There was substantial support for recreational fisheries management among saltwater fishers in Queensland. In general, most fishers believed that conservation of fish populations was a high priority for fisheries management, and most believed that strict recreational fishing regulations are necessary to meet conservation goals. Most fishers also expressed support for the specific recreational fishing regulations in place at the time of the survey, including size, bag, and possession limits, closed seasons, closed areas, and no-take species. Continued monitoring of fishers’ knowledge and attitudes regarding management of the Inshore Fishery will be important, particularly after new management changes have been implemented.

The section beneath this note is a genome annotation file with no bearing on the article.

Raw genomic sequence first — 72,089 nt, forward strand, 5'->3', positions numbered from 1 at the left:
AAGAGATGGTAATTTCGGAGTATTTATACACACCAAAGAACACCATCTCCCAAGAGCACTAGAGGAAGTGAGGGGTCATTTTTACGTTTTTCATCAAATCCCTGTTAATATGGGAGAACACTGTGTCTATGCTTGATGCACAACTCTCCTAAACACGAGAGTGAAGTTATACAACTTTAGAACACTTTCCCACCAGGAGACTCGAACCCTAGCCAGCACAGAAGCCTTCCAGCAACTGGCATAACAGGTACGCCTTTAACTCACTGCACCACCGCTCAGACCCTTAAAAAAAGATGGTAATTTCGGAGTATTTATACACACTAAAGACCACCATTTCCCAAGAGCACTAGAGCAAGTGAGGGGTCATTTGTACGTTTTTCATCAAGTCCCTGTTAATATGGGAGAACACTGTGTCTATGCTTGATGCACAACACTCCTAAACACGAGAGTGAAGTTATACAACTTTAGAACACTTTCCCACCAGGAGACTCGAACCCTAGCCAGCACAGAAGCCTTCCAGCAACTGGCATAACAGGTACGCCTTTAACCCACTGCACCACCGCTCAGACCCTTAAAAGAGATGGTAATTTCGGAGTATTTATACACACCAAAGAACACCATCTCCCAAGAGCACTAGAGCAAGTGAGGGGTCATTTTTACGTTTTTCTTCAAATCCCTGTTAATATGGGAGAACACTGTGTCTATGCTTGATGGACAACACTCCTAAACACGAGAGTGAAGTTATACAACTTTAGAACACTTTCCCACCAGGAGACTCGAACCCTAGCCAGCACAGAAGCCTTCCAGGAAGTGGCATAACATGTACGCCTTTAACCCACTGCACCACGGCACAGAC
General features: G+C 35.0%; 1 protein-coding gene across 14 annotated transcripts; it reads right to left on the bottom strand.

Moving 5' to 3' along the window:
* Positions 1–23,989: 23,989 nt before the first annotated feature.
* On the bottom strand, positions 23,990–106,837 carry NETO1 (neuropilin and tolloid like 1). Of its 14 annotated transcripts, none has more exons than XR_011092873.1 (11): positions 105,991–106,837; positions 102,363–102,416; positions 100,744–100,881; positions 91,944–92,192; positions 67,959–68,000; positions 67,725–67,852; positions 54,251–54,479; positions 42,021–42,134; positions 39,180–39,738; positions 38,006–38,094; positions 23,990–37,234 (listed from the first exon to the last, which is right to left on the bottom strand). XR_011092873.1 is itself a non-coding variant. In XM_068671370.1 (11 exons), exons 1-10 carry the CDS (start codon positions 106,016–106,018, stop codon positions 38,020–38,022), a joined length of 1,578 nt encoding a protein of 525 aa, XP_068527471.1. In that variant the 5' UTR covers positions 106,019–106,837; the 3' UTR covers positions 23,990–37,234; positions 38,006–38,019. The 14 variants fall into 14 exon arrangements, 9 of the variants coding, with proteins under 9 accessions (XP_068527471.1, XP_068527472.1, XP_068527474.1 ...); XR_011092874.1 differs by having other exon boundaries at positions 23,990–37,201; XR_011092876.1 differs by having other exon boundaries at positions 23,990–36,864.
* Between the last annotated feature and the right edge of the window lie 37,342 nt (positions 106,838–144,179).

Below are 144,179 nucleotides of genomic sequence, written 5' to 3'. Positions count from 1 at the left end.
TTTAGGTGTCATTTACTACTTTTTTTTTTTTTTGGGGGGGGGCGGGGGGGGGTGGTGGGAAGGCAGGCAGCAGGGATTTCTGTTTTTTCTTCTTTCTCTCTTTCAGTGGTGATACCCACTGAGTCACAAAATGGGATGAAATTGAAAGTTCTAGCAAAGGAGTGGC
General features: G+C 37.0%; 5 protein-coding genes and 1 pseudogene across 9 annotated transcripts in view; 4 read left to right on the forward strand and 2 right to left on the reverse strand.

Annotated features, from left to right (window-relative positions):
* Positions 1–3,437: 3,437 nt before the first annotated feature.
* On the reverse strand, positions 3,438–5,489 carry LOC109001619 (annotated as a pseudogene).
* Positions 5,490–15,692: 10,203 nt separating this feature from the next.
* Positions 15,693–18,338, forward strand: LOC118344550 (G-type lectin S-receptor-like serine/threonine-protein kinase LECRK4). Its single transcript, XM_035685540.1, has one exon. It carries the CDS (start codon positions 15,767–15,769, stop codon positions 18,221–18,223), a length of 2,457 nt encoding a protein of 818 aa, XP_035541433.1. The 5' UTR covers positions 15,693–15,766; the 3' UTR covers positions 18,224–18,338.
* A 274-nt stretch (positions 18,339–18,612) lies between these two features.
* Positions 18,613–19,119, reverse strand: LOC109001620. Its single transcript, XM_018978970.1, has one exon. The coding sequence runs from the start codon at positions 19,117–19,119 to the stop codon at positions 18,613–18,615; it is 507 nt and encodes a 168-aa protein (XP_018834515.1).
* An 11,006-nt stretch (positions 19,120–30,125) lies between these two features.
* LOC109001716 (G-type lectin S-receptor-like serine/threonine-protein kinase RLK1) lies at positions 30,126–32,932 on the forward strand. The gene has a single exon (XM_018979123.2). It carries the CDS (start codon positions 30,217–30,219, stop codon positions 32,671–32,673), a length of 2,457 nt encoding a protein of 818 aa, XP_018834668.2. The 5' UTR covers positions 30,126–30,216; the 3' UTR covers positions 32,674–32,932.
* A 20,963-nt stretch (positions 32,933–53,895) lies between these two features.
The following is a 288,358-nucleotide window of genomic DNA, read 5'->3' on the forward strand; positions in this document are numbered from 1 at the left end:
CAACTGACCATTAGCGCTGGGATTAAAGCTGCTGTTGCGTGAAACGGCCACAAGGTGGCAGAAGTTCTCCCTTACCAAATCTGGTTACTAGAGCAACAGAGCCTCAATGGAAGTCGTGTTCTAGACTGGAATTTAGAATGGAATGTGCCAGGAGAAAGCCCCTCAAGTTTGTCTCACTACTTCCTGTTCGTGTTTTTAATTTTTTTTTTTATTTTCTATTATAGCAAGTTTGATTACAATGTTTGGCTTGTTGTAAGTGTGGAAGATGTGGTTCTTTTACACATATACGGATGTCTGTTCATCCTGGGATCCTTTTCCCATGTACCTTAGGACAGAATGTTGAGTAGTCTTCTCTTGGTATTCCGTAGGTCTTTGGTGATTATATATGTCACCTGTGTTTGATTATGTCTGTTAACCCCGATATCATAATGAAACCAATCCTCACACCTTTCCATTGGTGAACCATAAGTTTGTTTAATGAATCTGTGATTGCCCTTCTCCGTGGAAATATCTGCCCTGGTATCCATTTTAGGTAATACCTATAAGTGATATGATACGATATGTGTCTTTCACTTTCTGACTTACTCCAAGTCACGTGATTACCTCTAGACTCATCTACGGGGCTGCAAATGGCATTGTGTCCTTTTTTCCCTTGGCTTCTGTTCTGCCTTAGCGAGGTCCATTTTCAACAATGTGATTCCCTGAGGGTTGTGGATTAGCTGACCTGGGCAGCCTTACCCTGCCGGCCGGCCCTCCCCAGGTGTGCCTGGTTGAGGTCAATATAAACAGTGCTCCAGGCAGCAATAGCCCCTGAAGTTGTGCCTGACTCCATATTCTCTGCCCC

Awareness of the proposed changes to the Inshore Fishery was low among recreational fishers, with only about half of surveyed fishers being aware there was a new plan being developed, and only about 30% being aware that a draft plan was released and open for comment at the time of the survey. Only a small minority (approximately 10%) of surveyed fishers reported that they had participated in the public consultation program to provide comments on the draft plan, and few fishers (approximately 30%) indicated they would likely participate in public consultation in the future. Likewise, only approximately 6% of fishers felt that their concerns were strongly considered by such consultation processes. More attention needs to be devoted to ensuring that recreational fishers feel adequately engaged in fisheries management decisions that affect them, and more research is needed to understand recreational fishers’ expectations regarding their engagement in fisheries management in Queensland.